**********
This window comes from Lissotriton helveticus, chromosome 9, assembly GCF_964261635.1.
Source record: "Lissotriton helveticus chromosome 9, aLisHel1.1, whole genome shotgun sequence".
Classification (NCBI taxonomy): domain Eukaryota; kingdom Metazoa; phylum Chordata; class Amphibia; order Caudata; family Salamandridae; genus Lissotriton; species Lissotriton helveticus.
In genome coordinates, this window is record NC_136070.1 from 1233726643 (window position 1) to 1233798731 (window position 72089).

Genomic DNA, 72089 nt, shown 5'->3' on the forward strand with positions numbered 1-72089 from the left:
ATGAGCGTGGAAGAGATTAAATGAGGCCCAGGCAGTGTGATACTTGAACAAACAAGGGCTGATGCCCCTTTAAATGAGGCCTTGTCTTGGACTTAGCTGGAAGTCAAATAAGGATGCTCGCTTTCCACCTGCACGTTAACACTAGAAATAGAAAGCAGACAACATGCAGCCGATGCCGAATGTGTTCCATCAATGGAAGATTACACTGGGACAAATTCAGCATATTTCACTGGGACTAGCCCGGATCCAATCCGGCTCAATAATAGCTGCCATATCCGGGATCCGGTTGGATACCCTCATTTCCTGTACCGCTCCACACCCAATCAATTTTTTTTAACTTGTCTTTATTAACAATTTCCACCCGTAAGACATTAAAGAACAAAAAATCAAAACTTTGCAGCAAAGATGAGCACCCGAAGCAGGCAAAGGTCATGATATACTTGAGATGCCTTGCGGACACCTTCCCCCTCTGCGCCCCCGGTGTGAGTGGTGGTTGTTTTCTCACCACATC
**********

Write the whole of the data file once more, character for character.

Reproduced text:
This window comes from Lissotriton helveticus, chromosome 9, assembly GCF_964261635.1.
Source record: "Lissotriton helveticus chromosome 9, aLisHel1.1, whole genome shotgun sequence".
Classification (NCBI taxonomy): domain Eukaryota; kingdom Metazoa; phylum Chordata; class Amphibia; order Caudata; family Salamandridae; genus Lissotriton; species Lissotriton helveticus.
In genome coordinates, this window is record NC_136070.1 from 1233726643 (window position 1) to 1233798731 (window position 72089).

Genomic DNA, 72089 nt, shown 5'->3' on the forward strand with positions numbered 1-72089 from the left:
ATGAGCGTGGAAGAGATTAAATGAGGCCCAGGCAGTGTGATACTTGAACAAACAAGGGCTGATGCCCCTTTAAATGAGGCCTTGTCTTGGACTTAGCTGGAAGTCAAATAAGGATGCTCGCTTTCCACCTGCACGTTAACACTAGAAATAGAAAGCAGACAACATGCAGCCGATGCCGAATGTGTTCCATCAATGGAAGATTACACTGGGACAAATTCAGCATATTTCACTGGGACTAGCCCGGATCCAATCCGGCTCAATAATAGCTGCCATATCCGGGATCCGGTTGGATACCCTCATTTCCTGTACCGCTCCACACCCAATCAATTTTTTTTAACTTGTCTTTATTAACAATTTCCACCCGTAAGACATTAAAGAACAAAAAATCAAAACTTTGCAGCAAAGATGAGCACCCGAAGCAGGCAAAGGTCATGATATACTTGAGATGCCTTGCGGACACCTTCCCCCTCTGCGCCCCCGGTGTGAGTGGTGGTTGTTTTCTCACCACATC